Eye infections are a common medical issue in people of all ages. If left untreated, they can be frustrating, painful, and potentially injurious to your eyes’ health. Providers at Baptist Health can help put an end to your ailment.
Understanding Eye Infections
An eye infection is any disease of the eyes caused by a harmful microorganism, such as a virus, bacterium, or fungus. Infections tend to occur in three areas of the eye:
- Cornea (the eye’s clear outer surface)
- Conjunctiva (the moist layer on the inside of your eyelids and the outer surface of your eye, excluding the cornea)
Eye infections are a frequent cause of primary care visits. A wide variety have been identified with varying causes and symptoms.
Types of Eye Infections
Here are some leading types of eye infection:
- Conjunctivitis: Conjunctivitis, more commonly known as pink eye, occurs when blood vessels in the conjunctiva become infected with virus or bacteria. In its microbial form, pink eye is highly contagious (there is also a noncontagious allergic form).
- Sty: A sty is small bump or pimple that grows on the outer edges of your eyelid. It is caused by a bacterial infection of the oil glands that exist in that part of the eye.
- Keratitis: Keratitis is a viral, bacterial, or fungal infection of the cornea. It can also result from an eye injury. Contact-lens wearers are especially susceptible to contracting keratitis.
- Blepharitis: Blepharitis is a bacterial inflammation of the eyelids. As with sties, the ailment has its origin in the clogging of oil glands at the base of the eyelashes.
- Uveitis: Uveitis is an infection of the uvea, the pigmented layer of the eye, including the iris and choroid. Causes include viral infections, eye injuries, or immune-system deficiencies.
- Cellulitis: Cellulitis is an eyelid infection. It generally occurs when a scratch or minor eye injury becomes infected with some form of bacteria (e.g., Staphylococcus or staph).
- Endophthalmitis: Endophthalmitis is a severe inflammation of the inside of the eye. It results from a bacterial or fungal infection, most often the Candida or yeast fungus.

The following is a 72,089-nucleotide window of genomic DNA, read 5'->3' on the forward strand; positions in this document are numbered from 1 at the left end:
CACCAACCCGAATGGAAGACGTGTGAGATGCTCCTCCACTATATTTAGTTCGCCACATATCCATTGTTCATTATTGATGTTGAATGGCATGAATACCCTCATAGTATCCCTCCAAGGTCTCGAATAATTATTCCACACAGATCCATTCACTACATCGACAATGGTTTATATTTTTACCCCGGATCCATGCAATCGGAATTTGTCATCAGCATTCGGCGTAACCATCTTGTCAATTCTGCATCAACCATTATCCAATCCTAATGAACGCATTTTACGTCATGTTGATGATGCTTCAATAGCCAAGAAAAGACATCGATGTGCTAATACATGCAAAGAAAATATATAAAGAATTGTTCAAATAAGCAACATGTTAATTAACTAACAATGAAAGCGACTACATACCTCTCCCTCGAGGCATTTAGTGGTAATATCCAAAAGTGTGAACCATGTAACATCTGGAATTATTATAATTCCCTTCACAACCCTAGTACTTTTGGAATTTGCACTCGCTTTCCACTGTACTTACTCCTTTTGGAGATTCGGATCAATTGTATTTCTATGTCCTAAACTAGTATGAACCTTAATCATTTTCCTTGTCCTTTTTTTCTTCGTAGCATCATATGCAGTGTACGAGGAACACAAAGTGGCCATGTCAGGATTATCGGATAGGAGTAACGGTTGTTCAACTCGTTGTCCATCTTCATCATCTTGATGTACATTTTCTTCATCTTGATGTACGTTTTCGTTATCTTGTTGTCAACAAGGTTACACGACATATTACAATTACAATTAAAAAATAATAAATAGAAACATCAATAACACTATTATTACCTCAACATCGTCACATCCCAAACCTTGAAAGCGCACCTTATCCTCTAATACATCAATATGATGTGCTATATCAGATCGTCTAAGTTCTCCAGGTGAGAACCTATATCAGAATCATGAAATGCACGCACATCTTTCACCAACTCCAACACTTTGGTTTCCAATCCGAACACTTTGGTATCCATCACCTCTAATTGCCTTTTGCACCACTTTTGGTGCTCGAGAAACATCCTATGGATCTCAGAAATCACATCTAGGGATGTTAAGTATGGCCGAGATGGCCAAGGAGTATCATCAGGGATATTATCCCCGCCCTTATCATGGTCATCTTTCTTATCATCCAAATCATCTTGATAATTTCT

- Dacryocystitis: Dacryocystitis is a blockage of the tear ducts. It can be congenital (present from birth) or acquired, typically through bacterial infection.
- Ocular herpes: Ocular herpes is an infection of the eye by the herpes simplex virus (HSV-1). It is spread by contact with other persons carrying the virus (though not sexually like HSV-2, another herpes virus).
Eye Infection Symptoms
Symptoms of eye infection can vary but the following are among the most prevalent:
- Red or swollen eyes
- Light sensitivity
- Eye matter or discharge
- Watery or teary eyes
- Dry eyes
- Blurred vision
You can experience these symptoms singly or in combination.
Preventing Eye Infections
There are several steps you can take to avoid contracting a contagious eye infection:
- Don’t touch your eyes without first washing your hands.
- If a family member has an eye infection, provide him or her with clean towels and bedsheets. Make sure he or she doesn’t share these with anyone else.
- If you’re around someone with an eye infection, limit your physical contact with that person.
- Use anti-infective sprays and cleaners in shared spaces.
- If you have contact lenses, always wash your hands before handling them.
- Be aware that wearing contact lenses significantly increases the chance of an eye infection.
- Allergic reactions to makeup or facial cosmetics can also increase the possibility of additional infection.
Eye Infection Diagnosis and Treatment
Any serious medical issue involving your eyes should be seen by a physician. Diagnosis is largely based on visual evidence. Bacterial infections can be treated with antibiotic eye drops or ointments and compresses. Viral infections often clear up on their own, but sometimes antiviral eye drops are beneficial.
If you’re dealing with an eye ailment, let the experts at Baptist Health see you through. Schedule an appointment with a Baptist Health provider.
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